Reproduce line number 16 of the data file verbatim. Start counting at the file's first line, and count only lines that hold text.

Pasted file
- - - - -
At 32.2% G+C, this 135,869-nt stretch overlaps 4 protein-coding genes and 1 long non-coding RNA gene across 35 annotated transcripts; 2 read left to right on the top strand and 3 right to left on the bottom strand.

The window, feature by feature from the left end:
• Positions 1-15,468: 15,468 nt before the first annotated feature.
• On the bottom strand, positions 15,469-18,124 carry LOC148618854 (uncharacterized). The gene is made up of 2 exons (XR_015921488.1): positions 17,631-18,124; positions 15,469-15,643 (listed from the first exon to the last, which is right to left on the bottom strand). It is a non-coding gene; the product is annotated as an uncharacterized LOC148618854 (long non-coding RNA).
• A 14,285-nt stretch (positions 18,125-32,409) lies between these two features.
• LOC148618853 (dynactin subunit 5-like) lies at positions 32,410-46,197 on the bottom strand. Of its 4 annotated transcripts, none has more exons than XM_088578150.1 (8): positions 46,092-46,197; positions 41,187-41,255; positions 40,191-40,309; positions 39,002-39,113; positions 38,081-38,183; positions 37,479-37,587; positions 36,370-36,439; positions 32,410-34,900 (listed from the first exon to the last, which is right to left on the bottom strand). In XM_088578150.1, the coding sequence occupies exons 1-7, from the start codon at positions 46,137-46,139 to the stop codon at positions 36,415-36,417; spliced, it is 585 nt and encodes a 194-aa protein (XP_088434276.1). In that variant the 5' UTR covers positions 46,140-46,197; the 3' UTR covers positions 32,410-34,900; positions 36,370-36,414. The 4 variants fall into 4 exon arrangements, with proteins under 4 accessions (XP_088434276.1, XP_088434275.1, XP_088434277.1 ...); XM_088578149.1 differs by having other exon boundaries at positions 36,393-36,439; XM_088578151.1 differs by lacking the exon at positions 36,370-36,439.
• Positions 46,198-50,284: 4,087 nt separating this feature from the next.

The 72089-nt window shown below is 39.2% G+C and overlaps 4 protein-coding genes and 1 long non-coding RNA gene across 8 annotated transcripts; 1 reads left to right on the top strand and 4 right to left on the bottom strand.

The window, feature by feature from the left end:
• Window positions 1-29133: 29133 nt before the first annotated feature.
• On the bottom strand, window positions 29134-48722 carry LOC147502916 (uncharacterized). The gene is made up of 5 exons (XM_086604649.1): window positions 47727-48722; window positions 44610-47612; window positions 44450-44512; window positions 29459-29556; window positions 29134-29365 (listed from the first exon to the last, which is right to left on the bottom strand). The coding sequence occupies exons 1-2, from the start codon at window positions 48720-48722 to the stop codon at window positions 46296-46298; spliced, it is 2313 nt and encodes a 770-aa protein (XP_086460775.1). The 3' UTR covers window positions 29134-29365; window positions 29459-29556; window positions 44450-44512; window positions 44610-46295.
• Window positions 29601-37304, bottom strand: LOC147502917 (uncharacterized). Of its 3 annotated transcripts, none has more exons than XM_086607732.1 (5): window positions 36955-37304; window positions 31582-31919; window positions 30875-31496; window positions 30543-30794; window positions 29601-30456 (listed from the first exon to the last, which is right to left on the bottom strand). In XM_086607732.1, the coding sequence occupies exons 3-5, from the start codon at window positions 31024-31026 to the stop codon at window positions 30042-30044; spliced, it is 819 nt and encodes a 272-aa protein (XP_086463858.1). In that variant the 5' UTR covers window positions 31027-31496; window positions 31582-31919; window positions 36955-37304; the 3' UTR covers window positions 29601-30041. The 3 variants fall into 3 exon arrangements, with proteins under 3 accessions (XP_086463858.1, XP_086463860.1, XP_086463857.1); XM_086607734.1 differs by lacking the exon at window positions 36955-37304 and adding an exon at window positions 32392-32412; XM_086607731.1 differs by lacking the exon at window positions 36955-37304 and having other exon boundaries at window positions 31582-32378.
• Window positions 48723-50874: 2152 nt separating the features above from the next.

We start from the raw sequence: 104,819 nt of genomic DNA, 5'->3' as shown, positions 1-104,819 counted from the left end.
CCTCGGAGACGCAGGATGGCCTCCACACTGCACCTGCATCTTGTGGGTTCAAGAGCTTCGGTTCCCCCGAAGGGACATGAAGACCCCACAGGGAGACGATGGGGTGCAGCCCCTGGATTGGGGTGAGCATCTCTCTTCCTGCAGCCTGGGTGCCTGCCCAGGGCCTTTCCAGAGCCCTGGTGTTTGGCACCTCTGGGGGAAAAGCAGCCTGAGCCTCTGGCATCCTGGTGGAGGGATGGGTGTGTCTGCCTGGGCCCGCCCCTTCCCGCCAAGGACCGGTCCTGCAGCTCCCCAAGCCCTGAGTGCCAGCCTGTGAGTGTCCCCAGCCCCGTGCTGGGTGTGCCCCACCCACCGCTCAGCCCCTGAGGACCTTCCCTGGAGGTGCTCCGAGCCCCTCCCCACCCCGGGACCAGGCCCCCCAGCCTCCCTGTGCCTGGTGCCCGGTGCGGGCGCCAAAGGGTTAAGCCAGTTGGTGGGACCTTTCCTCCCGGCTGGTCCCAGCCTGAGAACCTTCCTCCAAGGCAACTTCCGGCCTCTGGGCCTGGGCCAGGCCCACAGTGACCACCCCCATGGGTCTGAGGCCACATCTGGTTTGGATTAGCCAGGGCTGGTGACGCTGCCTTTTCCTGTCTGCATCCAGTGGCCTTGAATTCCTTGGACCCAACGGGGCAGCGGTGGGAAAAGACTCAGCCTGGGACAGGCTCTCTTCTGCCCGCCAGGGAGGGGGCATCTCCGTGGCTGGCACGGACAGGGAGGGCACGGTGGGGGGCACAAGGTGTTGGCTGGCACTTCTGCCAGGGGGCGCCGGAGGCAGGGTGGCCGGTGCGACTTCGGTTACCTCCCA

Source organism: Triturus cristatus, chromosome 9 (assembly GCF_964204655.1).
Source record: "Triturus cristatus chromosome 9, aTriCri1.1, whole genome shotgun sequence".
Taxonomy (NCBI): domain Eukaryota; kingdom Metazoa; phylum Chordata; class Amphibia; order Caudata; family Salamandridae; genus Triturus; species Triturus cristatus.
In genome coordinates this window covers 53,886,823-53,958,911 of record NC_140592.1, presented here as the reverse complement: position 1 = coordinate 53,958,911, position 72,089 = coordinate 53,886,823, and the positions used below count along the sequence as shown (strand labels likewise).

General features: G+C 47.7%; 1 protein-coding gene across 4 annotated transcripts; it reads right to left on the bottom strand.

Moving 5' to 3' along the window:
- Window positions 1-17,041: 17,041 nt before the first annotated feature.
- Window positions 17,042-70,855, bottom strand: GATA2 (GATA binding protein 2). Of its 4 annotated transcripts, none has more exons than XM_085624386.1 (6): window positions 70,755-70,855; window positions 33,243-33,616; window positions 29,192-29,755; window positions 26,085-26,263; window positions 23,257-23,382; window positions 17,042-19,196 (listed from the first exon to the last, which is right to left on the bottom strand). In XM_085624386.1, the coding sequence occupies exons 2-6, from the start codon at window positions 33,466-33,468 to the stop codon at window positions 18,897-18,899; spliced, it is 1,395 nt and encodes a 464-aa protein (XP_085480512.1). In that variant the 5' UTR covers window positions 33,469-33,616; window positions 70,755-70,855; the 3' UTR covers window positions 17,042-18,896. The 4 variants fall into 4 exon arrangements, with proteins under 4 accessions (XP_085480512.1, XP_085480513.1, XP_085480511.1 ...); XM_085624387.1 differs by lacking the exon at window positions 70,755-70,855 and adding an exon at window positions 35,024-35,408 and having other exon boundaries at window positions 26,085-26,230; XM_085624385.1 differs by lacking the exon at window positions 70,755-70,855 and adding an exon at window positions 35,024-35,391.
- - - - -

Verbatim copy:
Source organism: Triturus cristatus, chromosome 9 (assembly GCF_964204655.1).